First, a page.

Philosophical Multicore

Sometimes controversial, sometimes fallacious, sometimes thought-provoking, and always fun.

Changing Education: Thinking Big

Posted by Michael Dickens on November 27, 2010

Making education work, and I mean really work, is a difficult problem. Plenty of people complain about the state of education, and they certainly are justified in doing so — there’s a lot to complain about. But how do we actually improve it?


Probably the reason there is so much talk about problems and so little about solutions is that before we can improve education, we have to identify what exactly is wrong with it. That’s what a lot of people have been doing for the past few decades. But it’s time to move on. Let’s stop talking about what’s wrong with education and instead talk about what to do differently.

The goal of formal education is to prepare its students for the world. This is a widely accepted concept. However, I propose that it has — or at least should have — a second, implicit purpose: to be fun. If you do something for seven hours a day for thirteen years (and even longer if you go to college or graduate school), you had better be enjoying at least most of that time. That’s way too long to spend on something you don’t enjoy. Preparing students for the future world seems much more difficult than having them enjoy their educations, but the latter purpose is still present and we would be wise not to forget it.

The future is going to look quite different from the present. Even so, let’s assume for a moment that it will look exactly the same. Education is still a difficult puzzle for many reasons, starting with the fact that no one is simultaneously being prepared for something and doing the thing that they’re being prepared for. Even college students who work regular jobs are not in the jobs that they’re being prepared for. It is not logically possible to be simultaneously successfully accomplishing a task and learning how to accomplish that task — you have to learn how to do it before you can do it.

This poses a problem because it means that no one can know for sure if her education was effective. Someone in school doesn’t know what his future will be, and someone with a career doesn’t perfectly remember school or know if school really worked. Still, one can get an idea. Someone who has graduated still remembers the essence of her education, and someone still in school has an idea of what his future world will look like. Looking forward is more difficult when we realize that the future will not be the same as the present. Our best idea of whether education is working is only in retrospect, and even then it is far from perfect.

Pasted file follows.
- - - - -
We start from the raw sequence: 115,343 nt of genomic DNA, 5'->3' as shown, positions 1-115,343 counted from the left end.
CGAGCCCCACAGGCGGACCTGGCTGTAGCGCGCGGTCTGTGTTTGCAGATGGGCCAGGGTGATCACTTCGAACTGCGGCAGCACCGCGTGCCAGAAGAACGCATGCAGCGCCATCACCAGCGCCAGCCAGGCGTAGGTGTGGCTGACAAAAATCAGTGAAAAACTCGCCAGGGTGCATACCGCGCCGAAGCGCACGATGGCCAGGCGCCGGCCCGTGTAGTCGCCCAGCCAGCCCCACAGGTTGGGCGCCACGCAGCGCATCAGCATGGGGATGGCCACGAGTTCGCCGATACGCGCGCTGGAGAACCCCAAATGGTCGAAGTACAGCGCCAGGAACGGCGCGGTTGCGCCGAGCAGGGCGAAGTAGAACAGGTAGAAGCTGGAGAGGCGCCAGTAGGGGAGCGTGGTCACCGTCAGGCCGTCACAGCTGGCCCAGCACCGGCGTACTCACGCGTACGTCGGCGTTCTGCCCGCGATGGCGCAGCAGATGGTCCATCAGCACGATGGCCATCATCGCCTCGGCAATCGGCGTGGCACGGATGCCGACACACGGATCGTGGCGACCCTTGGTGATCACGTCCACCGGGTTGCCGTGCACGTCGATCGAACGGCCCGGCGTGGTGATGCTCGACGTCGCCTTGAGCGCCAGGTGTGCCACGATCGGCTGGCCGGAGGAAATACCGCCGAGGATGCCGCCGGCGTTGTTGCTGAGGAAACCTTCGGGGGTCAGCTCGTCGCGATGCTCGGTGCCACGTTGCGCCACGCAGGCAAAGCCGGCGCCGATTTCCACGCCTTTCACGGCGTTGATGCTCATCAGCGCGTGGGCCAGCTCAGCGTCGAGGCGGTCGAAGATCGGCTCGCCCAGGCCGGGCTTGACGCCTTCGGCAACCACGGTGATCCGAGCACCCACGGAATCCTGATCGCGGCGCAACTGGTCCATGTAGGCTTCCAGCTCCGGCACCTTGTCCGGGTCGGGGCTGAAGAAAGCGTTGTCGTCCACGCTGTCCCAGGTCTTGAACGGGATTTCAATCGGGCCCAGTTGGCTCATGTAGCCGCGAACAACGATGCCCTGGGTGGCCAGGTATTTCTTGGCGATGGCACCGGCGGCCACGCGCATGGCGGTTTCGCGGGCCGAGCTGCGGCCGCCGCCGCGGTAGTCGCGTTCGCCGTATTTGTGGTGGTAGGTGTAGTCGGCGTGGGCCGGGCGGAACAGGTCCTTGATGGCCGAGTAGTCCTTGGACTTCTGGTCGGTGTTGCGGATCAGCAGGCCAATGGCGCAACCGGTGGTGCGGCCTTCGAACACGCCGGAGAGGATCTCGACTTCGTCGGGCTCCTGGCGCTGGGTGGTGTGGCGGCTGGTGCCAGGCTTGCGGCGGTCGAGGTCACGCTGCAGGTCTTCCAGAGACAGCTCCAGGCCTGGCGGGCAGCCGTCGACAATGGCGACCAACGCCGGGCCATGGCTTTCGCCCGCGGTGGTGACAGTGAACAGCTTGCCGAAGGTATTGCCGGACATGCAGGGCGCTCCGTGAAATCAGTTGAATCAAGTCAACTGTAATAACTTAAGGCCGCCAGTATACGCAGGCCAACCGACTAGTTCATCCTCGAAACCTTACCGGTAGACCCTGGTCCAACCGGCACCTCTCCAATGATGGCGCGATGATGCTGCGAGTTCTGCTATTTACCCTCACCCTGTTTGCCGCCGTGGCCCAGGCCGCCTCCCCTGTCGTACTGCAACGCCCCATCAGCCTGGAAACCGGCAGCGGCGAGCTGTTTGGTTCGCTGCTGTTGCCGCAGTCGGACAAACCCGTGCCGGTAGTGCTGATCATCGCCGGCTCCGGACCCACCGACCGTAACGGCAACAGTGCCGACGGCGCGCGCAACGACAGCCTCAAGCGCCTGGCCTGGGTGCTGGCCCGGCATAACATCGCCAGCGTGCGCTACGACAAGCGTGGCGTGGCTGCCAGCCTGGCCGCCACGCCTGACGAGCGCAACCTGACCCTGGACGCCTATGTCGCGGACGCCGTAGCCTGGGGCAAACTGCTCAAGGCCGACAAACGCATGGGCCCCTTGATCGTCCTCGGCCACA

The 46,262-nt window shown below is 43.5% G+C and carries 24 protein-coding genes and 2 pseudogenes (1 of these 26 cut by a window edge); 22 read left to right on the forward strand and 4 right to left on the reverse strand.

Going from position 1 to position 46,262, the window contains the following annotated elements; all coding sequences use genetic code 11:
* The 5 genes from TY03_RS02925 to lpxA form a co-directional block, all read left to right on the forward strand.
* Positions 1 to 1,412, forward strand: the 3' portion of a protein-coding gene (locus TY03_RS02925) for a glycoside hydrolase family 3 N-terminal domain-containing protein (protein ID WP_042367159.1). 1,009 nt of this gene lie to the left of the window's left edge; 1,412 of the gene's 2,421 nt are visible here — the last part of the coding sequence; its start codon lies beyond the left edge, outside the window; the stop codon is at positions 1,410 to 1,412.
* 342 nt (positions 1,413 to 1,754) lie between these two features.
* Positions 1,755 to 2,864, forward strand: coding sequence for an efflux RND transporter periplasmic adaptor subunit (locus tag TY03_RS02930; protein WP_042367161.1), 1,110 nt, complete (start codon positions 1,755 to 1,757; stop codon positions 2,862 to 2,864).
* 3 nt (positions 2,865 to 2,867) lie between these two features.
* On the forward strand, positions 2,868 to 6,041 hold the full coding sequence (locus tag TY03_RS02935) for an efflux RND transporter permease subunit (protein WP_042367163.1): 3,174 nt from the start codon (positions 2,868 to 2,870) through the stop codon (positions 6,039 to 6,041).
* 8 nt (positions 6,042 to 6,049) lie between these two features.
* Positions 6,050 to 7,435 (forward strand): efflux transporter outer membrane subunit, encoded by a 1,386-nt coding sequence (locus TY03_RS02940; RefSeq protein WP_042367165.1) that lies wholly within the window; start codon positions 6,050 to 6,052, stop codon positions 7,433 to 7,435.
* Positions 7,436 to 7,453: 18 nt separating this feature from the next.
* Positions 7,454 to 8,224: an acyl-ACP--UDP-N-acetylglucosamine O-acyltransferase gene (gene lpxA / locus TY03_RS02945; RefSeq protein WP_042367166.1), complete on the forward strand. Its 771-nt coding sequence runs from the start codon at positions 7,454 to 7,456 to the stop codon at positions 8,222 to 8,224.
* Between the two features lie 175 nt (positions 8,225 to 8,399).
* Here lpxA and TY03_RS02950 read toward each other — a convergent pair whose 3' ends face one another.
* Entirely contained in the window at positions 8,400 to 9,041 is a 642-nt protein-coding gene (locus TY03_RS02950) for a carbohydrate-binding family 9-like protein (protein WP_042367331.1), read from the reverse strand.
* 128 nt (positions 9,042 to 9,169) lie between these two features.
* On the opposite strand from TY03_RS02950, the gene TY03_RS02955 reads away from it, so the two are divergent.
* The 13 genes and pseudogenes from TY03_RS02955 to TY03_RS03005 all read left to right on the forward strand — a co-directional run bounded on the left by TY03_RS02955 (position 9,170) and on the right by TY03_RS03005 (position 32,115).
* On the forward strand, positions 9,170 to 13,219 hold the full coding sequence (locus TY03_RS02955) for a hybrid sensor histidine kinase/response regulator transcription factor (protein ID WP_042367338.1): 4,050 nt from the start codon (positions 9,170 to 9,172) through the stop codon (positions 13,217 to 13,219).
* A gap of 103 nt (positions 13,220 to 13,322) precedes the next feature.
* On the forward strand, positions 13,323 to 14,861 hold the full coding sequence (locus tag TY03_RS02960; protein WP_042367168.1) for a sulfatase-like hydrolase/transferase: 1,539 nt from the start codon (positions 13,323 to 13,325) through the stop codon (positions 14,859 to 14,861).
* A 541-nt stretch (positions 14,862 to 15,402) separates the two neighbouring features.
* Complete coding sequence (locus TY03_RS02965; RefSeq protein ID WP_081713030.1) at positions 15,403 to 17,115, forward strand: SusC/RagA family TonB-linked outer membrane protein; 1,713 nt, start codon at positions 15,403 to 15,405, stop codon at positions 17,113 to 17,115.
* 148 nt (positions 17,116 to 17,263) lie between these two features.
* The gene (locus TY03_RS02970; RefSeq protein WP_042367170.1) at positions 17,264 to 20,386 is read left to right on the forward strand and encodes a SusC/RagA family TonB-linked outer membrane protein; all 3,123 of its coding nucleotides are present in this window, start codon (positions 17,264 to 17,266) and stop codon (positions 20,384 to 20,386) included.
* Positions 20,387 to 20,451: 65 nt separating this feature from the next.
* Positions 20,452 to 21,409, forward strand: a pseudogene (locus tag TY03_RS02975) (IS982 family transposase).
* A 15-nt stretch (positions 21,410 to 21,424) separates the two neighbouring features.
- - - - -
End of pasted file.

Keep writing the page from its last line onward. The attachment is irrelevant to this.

Given that we can’t predict the future, what’s the best we can do? (1) We can teach people certain skill sets that historically have been useful. (2) We can teach people to be creative. (3) We can teach people to learn.

Education as it exists today tries to teach skills that historically have been useful. The main school subjects are math, science, English, and social studies. These subjects were fairly lucrative back when public education was first introduced, but not anymore. These four primary subjects are not necessarily the most beneficial in today’s world. They do cover a somewhat broad range, but the range certainly could be broader. Teaching based on what was useful in the past has limited efficacy when the future is changing as rapidly as it is. Better than teaching what was historically useful is to teach what we think will be useful; the problem with this, though, is that it is so difficult to predict what particular skills will be useful for tomorrow’s generation. It doesn’t help that the educational system has so much inertia — it’s very difficult to change, and changing it takes a very long time.

The second thing a good education can do is teach creativity. A creative person will be better able to fill whatever role he wants. Every career involves finding solutions to problems, and creativity at the lowest level is the ability to just that. As a person gets closer to a career she can specialize in a particular type of thinking, but early on the best we can do is teach creativity in a general sense.

Creativity is very obviously important, but the other side of the coin is not to be neglected. This other side is critical thinking. If creativity is the process of finding solutions, then critical thinking is the process of deciding which solutions will and will not work. We need critical thinkers as much as we need creative thinkers; too many solutions is just as bad as none at all, and critical thinkers know how to narrow them down.